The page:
A decision to jail six Italian scientists and a government official for failing to give adequate warning of a deadly quake has "provided lessons" for the New Zealand Government's earthquake scientists.
The severe jail terms after the man were found guilty of manslaughter have sent shock waves through the international seismology community.
And while a New Zealand law expert believes there would be no chance of a similar case occurring here, GNS Science says it highlights the need for the clear communication of science and earthquake risks to officials and the public.
"Despite decades of research into earthquake processes, the ability to predict earthquakes remains elusive. The Italian case is really about the ineffective communication of science," the government-owned research centre said in a statement this afternoon.
The Italian regional court judge jailed the men for underestimating the risks ahead of the magnitude-6.3 quake which killed 309 people in L'Aquila on April 6, 2009.
The group of seven, all members of the National Commission for the Forecast and Prevention of Major Risks, were also ordered to pay more than nine million euros in damages.
They were accused of making a falsely reassuring statement before the deadly quake after studying tremors that had hit the medieval city.
Their defence had argued that there was no way to predict major earthquakes, even in a seismically active area.
More than 5000 people, including 80 New Zealanders and GNS scientists, signed an open letter to Italian President Giorgio Napolitano backing the defendants as they went on trial last year.
GNS today said the case was "a complex matter", involving legal, scientific, emotional and political aspects, and concerned a very specific set of circumstances.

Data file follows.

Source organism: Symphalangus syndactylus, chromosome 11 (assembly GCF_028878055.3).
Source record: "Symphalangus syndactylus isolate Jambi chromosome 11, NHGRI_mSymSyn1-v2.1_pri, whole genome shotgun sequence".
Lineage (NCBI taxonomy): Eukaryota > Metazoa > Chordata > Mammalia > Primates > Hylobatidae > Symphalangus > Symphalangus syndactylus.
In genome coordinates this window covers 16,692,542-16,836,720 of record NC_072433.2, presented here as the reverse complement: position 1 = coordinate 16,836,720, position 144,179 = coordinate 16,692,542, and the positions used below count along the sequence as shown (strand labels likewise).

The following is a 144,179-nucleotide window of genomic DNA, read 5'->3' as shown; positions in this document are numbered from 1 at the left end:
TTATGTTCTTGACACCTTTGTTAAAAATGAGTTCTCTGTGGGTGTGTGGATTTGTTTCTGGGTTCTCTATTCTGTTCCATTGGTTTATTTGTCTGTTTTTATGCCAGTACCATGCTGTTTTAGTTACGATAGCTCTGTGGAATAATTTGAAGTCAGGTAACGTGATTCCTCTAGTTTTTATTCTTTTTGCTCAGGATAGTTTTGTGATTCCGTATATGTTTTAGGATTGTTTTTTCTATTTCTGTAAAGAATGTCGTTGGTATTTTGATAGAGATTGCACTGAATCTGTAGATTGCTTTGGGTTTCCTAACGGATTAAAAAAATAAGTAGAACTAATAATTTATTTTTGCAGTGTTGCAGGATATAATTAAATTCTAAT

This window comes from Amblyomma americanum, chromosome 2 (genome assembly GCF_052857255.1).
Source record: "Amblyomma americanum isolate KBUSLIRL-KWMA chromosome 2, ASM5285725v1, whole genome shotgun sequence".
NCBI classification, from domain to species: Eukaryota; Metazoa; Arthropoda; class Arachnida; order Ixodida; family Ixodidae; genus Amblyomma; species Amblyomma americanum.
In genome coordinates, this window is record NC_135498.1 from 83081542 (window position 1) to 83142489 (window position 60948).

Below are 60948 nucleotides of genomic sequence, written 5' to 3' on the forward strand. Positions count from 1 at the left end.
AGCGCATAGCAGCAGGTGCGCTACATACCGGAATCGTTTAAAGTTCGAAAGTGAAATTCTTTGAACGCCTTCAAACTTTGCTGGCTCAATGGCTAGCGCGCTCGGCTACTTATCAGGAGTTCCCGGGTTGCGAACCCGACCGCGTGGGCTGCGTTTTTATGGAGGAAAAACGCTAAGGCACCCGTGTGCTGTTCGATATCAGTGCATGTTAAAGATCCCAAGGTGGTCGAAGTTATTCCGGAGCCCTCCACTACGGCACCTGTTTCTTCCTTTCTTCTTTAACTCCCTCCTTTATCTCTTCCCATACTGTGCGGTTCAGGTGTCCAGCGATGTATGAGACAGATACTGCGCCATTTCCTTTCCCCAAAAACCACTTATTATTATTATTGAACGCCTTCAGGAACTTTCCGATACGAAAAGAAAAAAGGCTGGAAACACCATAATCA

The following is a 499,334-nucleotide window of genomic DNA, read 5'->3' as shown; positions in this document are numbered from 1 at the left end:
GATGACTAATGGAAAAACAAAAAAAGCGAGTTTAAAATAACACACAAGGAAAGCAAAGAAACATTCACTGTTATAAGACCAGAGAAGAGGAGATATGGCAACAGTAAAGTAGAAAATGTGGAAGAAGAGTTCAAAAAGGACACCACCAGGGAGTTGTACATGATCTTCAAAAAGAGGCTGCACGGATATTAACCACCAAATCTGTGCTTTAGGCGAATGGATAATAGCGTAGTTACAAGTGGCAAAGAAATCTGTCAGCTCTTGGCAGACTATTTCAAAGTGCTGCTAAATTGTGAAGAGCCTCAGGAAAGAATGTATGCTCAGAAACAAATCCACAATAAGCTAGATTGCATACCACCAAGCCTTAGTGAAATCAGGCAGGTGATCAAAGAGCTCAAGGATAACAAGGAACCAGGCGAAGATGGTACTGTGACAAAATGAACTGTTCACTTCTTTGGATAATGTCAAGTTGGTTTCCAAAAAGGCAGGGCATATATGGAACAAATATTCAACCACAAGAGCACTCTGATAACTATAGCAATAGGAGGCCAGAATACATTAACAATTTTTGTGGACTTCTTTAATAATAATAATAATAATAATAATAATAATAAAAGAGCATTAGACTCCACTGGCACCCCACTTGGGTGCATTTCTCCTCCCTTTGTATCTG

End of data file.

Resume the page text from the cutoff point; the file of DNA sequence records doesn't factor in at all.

"In this instance, the scientists and government official were found to be deficient in the way they communicated the state of scientific knowledge and the possible threat of a large damaging earthquake," the statement said.
"The communication of risk and uncertainty is a challenging area for scientists. But to suggest that repeated small earthquakes in the area of L'Aquila were favourable because they unloaded seismic stress and reduced the chance of a big quake was unwise in our view.
"This, and other comments from officials, apparently inhibited many people from taking actions that might have saved their lives."
GNS say it's difficult to make any direct comparisons between L'Aquila and New Zealand.
However, the case highlights the need for scientists to communicate meaningful information about natural hazards and probabilistic information to government agencies and the public.
GNS updates its aftershock probabilities for the Canterbury region on a monthly basis and over the past two years has undertaken "hundreds of communications" via public seminars, briefings to government agencies, written reports, video and Youtube clips, and press releases.
"Scientists must weigh up the evidence carefully and be cautious about the possibility of saying too little and delivering a false sense of security that could cause complacency, or delivering a false alarm that could cause panic," GNS said.
"There is a need for balanced information so government agencies and the public have the ability to make informed decisions about their actions."
The convicted men - scientists, Enzo Boschi, Giulio Selvaggi, Franco Barberi, Mauro Dolce, Gian Michele Calvi, Claudio Eva and senior Civil Protection Authority official Bernardo De Bernardis - have vowed to appeal the sentence.
Dr Chris Gallavin, Dean of University of Canterbury's law school, said the Italian court decision would not set a legal precedent in New Zealand.
Instead, he attributed the decision to a "quirk" of the Italian criminal justice system.
"It's not scientists that have killed the people - it's the earthquake that caused the deaths," he said.